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Things I liked:Good velocity, smooth mag drop, large sights, durable for ABS plastic gun.
Things I would have changed:Weird positioning of safety, no mag reservoir, far reach to trigger.
What others should know:It's more durable than the normal P9, but the T means Trainer. This is especially made for beginners; it's more durable, but it has no mag reservoir.
Things I liked:Crosman does well in the realm of value for entry-level airsofters, and this kit may well stand out to some. While "springers" aren't optimal for airsoft, then can save you in a tight spot against CO2 or AEG weapons. The Stinger does well enough in this regard, but don't think you can run around with it as your primary unless you're extremely stealthy or there are no other alternatives. On the other hand, spring weapons tend to be pretty easily upgraded, and the clear body makes it easier to see when your weapon is getting worn out or jammed. The trigger pull is nice and clean, and the spacious trigger means you won't have to worry about pinching your fingers. Having the clip eject triggers ambidextrously on each side near the trigger lessons the time for reloads, meaning clip size doesn't matter as much. This weapon also has a slide lock which, while finicky, will keep novice airsofters from firing air at their targets. The ergonomics on the nice, but may annoy some as they force you to share a spot for pinky and ring finger just above the clip, or risk your index being rather close to the slide.
Things I would have changed:As a springer, you would expect a certain level of accuracy and power to make up for its capped rate of fire; unfortunately, the pistol seems intent on reminding you of its role in airsofting. You won't be hitting many people past the 40-50 ft mark, as the pellets start to take a maddening curve to the right; the farther they go, the more you think you're using a boomerang. Within this range, however, the weapon performs admirably: you'll be hitting clusters only a couple feet in radii depending on your ability to keep the weapon aimed between shots. While the mag catch switches are ambidextrous, the safety is not, forcing you to use your right hand when firing. The clip uses a spring to feed bbs, and it can only hold a maximum of 16 at any given time, so count how many are in a clip before you slam it back in. The hopper is large enough to hold about three or four mags worth, so no need to carry extras unless you're intent on having loaded magazines ready. The weapon also makes a very audible pop every time you fire, so it's about as stealthy as any spring rifle with none of the benefits. Use .20 gram bbs whenever possible to keep your shots on target, and either throw away or use the prepackaged .12bbs for target practice only; it'll lower your fps, but the ability to hit someone in partial cover is more important. Also: The slide lock can be tricky, forcing you to look and see if you have ammo in the chamber.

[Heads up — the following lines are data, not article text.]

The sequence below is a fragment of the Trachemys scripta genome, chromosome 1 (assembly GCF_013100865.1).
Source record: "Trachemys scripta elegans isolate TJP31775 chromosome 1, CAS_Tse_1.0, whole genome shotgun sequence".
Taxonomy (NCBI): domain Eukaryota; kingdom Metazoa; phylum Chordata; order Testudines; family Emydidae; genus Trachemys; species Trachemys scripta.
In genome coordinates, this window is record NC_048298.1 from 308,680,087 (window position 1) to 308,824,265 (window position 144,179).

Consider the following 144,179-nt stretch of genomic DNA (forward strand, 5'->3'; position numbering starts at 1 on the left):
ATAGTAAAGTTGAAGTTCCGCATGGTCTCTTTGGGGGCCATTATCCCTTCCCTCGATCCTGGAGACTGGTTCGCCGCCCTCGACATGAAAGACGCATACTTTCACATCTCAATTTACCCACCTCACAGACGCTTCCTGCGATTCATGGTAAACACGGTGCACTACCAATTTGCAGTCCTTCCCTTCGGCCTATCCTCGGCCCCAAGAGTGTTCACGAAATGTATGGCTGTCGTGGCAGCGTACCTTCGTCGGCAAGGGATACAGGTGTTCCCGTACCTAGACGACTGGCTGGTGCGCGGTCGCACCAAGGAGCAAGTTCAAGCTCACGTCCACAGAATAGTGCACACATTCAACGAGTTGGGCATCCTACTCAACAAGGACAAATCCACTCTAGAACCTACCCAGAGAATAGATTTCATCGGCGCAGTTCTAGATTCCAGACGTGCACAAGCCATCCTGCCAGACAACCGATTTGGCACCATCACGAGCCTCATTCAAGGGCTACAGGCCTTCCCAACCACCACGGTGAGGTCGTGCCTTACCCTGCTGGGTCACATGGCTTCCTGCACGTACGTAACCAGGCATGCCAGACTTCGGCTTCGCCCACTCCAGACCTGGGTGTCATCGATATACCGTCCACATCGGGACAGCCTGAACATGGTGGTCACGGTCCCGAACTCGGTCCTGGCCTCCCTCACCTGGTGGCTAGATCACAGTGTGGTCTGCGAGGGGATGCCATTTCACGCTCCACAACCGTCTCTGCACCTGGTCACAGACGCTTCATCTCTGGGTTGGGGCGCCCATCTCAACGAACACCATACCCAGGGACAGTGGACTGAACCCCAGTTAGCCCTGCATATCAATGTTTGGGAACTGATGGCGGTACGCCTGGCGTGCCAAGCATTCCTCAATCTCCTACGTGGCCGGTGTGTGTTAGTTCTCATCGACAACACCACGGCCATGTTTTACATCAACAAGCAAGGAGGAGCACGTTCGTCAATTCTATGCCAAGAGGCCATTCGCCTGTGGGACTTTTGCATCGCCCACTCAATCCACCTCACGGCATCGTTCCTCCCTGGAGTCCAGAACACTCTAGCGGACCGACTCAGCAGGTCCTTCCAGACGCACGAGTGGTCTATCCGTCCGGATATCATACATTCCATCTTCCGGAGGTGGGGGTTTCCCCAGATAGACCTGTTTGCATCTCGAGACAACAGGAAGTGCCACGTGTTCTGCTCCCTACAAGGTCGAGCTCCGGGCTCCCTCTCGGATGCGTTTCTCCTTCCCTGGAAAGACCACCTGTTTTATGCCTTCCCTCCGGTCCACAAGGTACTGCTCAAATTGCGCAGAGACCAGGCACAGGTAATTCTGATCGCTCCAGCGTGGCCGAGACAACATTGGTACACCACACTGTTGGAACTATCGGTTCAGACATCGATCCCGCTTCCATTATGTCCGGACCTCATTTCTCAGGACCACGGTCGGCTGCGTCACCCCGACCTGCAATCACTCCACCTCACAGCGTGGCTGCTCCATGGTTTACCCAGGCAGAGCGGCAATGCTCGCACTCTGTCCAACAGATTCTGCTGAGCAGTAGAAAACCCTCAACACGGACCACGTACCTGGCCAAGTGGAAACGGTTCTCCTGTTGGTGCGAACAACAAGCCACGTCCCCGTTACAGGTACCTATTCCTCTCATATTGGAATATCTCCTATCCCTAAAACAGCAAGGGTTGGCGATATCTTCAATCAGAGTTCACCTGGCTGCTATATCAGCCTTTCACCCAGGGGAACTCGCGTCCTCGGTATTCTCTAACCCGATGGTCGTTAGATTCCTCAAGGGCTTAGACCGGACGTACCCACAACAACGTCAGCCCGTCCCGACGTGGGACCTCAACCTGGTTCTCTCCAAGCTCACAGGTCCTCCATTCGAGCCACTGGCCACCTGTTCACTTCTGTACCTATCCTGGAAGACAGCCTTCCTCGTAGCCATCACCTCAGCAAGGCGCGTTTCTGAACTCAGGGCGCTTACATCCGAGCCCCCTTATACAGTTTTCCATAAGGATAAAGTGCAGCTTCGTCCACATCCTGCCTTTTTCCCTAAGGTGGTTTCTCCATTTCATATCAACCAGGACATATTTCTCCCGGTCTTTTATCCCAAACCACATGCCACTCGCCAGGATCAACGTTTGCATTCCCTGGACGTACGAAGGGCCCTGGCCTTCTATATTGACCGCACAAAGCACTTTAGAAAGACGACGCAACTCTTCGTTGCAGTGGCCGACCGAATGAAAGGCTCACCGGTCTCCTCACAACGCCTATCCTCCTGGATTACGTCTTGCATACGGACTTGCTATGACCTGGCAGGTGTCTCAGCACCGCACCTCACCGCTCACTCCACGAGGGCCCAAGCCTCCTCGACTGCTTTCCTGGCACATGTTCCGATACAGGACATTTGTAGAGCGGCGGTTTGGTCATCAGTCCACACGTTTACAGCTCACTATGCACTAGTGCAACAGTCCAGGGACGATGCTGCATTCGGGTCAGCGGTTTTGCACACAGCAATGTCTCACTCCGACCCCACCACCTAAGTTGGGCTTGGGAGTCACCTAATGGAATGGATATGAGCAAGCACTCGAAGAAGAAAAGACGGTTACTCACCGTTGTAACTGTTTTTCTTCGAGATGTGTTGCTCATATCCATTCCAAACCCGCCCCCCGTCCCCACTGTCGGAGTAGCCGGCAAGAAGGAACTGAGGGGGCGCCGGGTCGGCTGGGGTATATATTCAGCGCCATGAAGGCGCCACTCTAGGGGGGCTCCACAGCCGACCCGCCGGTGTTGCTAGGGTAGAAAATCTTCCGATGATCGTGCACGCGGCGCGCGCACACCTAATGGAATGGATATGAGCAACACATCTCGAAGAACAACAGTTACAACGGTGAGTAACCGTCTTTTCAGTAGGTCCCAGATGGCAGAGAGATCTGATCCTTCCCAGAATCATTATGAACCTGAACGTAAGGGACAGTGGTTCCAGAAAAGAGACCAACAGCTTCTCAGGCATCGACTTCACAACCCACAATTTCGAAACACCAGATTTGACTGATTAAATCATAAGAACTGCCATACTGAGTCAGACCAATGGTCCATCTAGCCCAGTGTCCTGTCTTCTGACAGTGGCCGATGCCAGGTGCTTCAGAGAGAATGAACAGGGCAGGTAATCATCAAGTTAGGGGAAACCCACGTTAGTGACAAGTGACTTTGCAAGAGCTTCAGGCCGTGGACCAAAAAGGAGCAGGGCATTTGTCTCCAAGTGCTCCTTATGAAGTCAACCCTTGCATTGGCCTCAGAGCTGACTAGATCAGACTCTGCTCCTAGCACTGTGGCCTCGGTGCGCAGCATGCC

What others should know:While it comes with a holster, you won't be able to use it unless your pants come with loops to attach it to. I wouldn't suggest removing the orange tip, as it is both a hazard to your health and it removes the highlight it gives the (clear) front sight, making it slightly easier to distinguish your target. It should also be noted that you CAN feed bbs directly into the slide through the slide lock, but there is no real reason to; it's far easier to use your clip, and you'll have far fewer misfires or chances to damage your weapon. In summary, the Stinger P9 is a rugged holdout weapon that can help you in a tight squeeze while you wait for teammates to get to you, but only if you can look past its quirks and lack of range.